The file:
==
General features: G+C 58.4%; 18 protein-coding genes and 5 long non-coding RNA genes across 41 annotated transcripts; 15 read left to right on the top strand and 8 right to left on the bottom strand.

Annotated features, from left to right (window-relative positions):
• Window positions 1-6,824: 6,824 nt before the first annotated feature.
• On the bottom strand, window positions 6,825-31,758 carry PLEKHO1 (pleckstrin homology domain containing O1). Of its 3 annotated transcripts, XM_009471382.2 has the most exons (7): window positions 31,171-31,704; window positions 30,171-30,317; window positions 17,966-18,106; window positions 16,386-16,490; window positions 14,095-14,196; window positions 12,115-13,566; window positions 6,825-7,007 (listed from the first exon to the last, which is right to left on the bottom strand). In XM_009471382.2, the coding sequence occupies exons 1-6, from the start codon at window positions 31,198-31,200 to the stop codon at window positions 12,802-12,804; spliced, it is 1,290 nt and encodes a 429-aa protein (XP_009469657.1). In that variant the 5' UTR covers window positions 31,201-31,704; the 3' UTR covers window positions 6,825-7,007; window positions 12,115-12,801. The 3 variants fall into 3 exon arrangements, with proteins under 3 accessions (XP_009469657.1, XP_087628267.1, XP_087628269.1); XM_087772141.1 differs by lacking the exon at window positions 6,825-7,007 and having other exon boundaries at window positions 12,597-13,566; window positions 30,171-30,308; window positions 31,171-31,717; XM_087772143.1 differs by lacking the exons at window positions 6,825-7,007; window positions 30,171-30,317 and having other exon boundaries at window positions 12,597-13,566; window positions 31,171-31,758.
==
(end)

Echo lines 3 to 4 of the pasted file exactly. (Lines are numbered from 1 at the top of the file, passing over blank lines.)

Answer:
• Window positions 1-6,824: 6,824 nt before the first annotated feature.
• On the bottom strand, window positions 6,825-31,758 carry PLEKHO1 (pleckstrin homology domain containing O1). Of its 3 annotated transcripts, XM_009471382.2 has the most exons (7): window positions 31,171-31,704; window positions 30,171-30,317; window positions 17,966-18,106; window positions 16,386-16,490; window positions 14,095-14,196; window positions 12,115-13,566; window positions 6,825-7,007 (listed from the first exon to the last, which is right to left on the bottom strand). In XM_009471382.2, the coding sequence occupies exons 1-6, from the start codon at window positions 31,198-31,200 to the stop codon at window positions 12,802-12,804; spliced, it is 1,290 nt and encodes a 429-aa protein (XP_009469657.1). In that variant the 5' UTR covers window positions 31,201-31,704; the 3' UTR covers window positions 6,825-7,007; window positions 12,115-12,801. The 3 variants fall into 3 exon arrangements, with proteins under 3 accessions (XP_009469657.1, XP_087628267.1, XP_087628269.1); XM_087772141.1 differs by lacking the exon at window positions 6,825-7,007 and having other exon boundaries at window positions 12,597-13,566; window positions 30,171-30,308; window positions 31,171-31,717; XM_087772143.1 differs by lacking the exons at window positions 6,825-7,007; window positions 30,171-30,317 and having other exon boundaries at window positions 12,597-13,566; window positions 31,171-31,758.